South Korea’s top court on Thursday ordered the country to lift a strict abortion ban that has been in place for decades.
The Constitutional Court of Korea ruled that the 66-year ban — which prohibits abortions except for cases of rape, incest, jeopardy to the mother’s health or certain diseases present in the parents — is incompatible with the constitution, The Associated Press reported.
The court ordered South Korea’s parliament to propose less-restrictive abortion policies by the end of next year or it would repeal the current law, according to the news service.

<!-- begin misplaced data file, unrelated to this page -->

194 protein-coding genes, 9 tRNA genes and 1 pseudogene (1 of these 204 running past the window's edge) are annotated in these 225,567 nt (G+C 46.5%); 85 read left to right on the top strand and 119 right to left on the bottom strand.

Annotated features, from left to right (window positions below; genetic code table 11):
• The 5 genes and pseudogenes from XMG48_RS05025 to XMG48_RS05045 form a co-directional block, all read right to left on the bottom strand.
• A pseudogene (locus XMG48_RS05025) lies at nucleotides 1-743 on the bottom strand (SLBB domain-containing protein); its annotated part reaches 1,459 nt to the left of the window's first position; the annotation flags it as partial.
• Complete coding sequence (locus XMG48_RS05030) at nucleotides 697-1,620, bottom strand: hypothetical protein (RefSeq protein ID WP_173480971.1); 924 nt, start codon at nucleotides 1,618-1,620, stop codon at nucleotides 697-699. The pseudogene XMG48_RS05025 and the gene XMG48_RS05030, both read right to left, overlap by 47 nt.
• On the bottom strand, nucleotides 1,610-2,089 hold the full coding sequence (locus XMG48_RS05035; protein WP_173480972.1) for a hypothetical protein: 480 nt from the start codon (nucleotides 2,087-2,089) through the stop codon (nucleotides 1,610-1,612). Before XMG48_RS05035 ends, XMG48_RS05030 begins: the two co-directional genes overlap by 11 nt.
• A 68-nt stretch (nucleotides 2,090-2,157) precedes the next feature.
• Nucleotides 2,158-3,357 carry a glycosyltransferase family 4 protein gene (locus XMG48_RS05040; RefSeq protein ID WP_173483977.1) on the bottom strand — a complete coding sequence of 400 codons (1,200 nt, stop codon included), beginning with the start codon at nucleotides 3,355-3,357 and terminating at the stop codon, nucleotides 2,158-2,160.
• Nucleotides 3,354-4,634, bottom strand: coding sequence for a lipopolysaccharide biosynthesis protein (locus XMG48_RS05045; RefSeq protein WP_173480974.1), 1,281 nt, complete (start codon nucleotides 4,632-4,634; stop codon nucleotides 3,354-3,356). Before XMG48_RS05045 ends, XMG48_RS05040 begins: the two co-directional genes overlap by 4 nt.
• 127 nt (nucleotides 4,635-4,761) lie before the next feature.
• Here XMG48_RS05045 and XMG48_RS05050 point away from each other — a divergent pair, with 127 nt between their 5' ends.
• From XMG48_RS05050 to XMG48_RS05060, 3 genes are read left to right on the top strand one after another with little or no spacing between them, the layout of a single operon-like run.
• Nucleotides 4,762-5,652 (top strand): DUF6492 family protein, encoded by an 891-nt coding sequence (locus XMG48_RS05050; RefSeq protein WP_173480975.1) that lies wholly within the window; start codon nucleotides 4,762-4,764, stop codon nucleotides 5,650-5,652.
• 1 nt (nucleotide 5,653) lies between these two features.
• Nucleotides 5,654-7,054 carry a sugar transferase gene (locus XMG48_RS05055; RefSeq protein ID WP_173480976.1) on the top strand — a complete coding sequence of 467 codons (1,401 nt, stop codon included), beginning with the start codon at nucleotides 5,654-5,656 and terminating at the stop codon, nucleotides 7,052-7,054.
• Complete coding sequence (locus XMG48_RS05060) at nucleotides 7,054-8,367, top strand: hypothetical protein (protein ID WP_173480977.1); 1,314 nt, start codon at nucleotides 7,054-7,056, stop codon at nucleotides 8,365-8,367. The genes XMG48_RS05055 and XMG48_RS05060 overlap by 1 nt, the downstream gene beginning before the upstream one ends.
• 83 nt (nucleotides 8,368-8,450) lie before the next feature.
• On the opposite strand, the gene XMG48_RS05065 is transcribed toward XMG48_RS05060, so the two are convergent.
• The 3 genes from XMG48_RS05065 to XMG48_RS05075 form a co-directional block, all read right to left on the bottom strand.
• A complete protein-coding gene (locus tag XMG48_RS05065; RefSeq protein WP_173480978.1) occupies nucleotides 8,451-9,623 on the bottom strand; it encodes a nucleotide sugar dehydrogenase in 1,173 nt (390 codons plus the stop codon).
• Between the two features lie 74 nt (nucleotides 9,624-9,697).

Though the AP reported that abortion-related convictions are rare, the current law stipulates that women who have abortions and doctors who perform them can face prison time.
The ruling comes in response to a 2017 appeal from an obstetrician who was charged with performing about six dozen illegal abortions over four years.
Seven of the court’s nine judges voted in favor of lifting the ban, according to CNN.
The ruling comes as a number of U.S. states move to strengthen restrictions on abortion, with a handful of GOP-led legislatures seeking to enact “heartbeat” bills that would ban abortions once a fetal heartbeat is detected.